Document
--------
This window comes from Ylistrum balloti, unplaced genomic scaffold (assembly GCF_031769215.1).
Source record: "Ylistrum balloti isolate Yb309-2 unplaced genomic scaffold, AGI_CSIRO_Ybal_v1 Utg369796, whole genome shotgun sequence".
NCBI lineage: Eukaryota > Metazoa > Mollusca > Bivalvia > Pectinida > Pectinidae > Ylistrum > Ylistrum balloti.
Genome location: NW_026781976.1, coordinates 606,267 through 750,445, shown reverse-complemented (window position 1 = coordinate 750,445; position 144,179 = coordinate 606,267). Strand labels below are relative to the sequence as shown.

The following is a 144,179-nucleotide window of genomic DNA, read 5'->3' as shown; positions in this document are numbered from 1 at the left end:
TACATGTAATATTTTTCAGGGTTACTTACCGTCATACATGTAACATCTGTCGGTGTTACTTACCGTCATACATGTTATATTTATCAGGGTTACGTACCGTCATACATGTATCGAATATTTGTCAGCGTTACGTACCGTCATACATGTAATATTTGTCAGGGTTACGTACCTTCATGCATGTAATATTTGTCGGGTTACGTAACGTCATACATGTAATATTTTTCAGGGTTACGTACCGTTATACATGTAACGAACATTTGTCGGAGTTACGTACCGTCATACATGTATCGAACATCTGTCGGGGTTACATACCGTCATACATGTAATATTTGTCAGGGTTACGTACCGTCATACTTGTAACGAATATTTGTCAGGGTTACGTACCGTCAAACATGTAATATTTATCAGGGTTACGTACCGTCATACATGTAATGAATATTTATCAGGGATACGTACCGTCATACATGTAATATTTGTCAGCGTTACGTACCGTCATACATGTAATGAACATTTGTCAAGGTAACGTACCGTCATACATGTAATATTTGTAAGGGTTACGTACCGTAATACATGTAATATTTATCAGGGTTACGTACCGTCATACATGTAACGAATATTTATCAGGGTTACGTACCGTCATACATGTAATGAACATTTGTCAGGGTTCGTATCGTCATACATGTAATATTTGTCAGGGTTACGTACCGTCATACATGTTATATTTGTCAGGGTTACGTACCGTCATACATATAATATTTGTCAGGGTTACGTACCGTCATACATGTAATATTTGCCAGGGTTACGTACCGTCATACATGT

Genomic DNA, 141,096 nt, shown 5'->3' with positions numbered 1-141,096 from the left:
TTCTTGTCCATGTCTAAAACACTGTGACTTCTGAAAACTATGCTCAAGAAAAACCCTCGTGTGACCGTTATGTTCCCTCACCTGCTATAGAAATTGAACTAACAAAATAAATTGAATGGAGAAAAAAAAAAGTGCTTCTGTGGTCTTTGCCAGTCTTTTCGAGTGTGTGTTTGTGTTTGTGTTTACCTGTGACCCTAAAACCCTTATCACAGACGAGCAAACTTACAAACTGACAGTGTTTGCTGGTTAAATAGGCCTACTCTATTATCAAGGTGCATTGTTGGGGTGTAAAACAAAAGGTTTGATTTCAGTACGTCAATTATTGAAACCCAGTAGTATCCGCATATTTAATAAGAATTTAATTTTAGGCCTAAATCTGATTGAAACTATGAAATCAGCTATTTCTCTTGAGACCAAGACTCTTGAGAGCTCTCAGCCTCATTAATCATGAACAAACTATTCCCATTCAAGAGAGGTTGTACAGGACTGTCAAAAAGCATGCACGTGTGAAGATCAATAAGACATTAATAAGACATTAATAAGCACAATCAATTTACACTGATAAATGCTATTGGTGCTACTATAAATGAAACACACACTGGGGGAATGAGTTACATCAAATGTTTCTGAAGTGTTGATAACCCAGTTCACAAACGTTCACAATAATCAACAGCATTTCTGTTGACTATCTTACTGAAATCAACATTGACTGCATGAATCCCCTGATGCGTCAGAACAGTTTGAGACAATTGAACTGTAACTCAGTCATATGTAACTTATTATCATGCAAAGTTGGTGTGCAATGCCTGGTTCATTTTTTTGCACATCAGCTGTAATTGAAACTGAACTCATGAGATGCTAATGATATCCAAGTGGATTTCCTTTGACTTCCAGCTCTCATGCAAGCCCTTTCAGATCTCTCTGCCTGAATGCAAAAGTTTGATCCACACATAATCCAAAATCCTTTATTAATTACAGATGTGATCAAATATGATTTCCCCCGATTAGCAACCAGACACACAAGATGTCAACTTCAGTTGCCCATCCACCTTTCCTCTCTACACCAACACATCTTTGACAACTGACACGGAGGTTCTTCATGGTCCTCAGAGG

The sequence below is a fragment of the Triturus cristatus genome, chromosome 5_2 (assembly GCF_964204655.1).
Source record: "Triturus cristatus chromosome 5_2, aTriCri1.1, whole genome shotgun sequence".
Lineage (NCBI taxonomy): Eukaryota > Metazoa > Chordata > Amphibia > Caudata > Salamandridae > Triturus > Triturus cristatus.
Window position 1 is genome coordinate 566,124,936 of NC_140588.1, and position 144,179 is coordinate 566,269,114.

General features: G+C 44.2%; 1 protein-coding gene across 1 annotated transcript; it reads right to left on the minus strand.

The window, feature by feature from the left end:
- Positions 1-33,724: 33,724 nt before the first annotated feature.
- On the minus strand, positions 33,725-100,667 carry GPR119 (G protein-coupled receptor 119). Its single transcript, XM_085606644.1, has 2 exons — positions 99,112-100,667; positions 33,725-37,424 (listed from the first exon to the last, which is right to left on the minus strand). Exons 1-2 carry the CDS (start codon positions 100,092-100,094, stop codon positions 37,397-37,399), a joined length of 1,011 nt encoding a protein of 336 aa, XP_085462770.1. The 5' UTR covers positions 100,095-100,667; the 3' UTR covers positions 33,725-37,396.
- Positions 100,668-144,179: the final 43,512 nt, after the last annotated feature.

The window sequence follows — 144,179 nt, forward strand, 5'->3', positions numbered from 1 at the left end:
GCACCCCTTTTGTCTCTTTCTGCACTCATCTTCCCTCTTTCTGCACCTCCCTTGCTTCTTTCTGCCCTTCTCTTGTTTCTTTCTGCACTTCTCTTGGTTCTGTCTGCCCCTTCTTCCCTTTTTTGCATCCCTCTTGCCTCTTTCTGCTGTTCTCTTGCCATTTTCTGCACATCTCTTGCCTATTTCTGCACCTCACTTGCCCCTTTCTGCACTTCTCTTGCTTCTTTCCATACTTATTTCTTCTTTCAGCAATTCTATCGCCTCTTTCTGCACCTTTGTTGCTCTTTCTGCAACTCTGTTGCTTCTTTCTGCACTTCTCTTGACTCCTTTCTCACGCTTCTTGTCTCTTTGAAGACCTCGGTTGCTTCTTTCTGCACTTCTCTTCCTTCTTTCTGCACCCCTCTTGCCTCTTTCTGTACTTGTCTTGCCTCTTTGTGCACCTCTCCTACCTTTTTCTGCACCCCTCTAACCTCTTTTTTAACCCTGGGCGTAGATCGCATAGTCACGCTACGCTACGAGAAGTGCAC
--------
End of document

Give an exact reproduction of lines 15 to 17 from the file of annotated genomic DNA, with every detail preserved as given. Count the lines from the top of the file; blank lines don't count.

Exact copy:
- Positions 1-33,724: 33,724 nt before the first annotated feature.
- On the minus strand, positions 33,725-100,667 carry GPR119 (G protein-coupled receptor 119). Its single transcript, XM_085606644.1, has 2 exons — positions 99,112-100,667; positions 33,725-37,424 (listed from the first exon to the last, which is right to left on the minus strand). Exons 1-2 carry the CDS (start codon positions 100,092-100,094, stop codon positions 37,397-37,399), a joined length of 1,011 nt encoding a protein of 336 aa, XP_085462770.1. The 5' UTR covers positions 100,095-100,667; the 3' UTR covers positions 33,725-37,396.
- Positions 100,668-144,179: the final 43,512 nt, after the last annotated feature.